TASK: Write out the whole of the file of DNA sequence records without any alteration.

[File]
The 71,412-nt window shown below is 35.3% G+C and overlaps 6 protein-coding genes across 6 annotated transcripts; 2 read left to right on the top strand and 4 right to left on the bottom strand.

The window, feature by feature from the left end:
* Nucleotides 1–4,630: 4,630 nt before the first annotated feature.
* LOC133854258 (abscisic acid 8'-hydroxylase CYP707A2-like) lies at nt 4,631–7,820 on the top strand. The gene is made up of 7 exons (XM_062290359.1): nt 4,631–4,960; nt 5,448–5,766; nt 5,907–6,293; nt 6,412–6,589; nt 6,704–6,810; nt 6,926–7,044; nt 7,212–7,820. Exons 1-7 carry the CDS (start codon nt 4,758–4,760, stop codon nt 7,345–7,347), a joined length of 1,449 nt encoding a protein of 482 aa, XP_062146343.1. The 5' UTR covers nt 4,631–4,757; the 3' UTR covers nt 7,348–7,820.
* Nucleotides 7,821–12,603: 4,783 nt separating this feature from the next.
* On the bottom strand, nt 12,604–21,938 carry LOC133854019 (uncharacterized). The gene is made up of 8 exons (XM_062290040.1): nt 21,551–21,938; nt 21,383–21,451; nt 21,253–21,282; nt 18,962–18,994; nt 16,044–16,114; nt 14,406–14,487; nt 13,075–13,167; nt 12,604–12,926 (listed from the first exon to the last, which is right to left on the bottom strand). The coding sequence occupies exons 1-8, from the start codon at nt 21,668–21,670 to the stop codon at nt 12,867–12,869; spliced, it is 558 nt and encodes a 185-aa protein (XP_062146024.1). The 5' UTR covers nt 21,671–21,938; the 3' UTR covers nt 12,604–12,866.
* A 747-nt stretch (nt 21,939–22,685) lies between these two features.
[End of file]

The 71,412-nt window shown below is 35.3% G+C and overlaps 6 protein-coding genes across 6 annotated transcripts; 2 read left to right on the top strand and 4 right to left on the bottom strand.

The window, feature by feature from the left end:
* Nucleotides 1–4,630: 4,630 nt before the first annotated feature.
* LOC133854258 (abscisic acid 8'-hydroxylase CYP707A2-like) lies at nt 4,631–7,820 on the top strand. The gene is made up of 7 exons (XM_062290359.1): nt 4,631–4,960; nt 5,448–5,766; nt 5,907–6,293; nt 6,412–6,589; nt 6,704–6,810; nt 6,926–7,044; nt 7,212–7,820. Exons 1-7 carry the CDS (start codon nt 4,758–4,760, stop codon nt 7,345–7,347), a joined length of 1,449 nt encoding a protein of 482 aa, XP_062146343.1. The 5' UTR covers nt 4,631–4,757; the 3' UTR covers nt 7,348–7,820.
* Nucleotides 7,821–12,603: 4,783 nt separating this feature from the next.
* On the bottom strand, nt 12,604–21,938 carry LOC133854019 (uncharacterized). The gene is made up of 8 exons (XM_062290040.1): nt 21,551–21,938; nt 21,383–21,451; nt 21,253–21,282; nt 18,962–18,994; nt 16,044–16,114; nt 14,406–14,487; nt 13,075–13,167; nt 12,604–12,926 (listed from the first exon to the last, which is right to left on the bottom strand). The coding sequence occupies exons 1-8, from the start codon at nt 21,668–21,670 to the stop codon at nt 12,867–12,869; spliced, it is 558 nt and encodes a 185-aa protein (XP_062146024.1). The 5' UTR covers nt 21,671–21,938; the 3' UTR covers nt 12,604–12,866.
* A 747-nt stretch (nt 21,939–22,685) lies between these two features.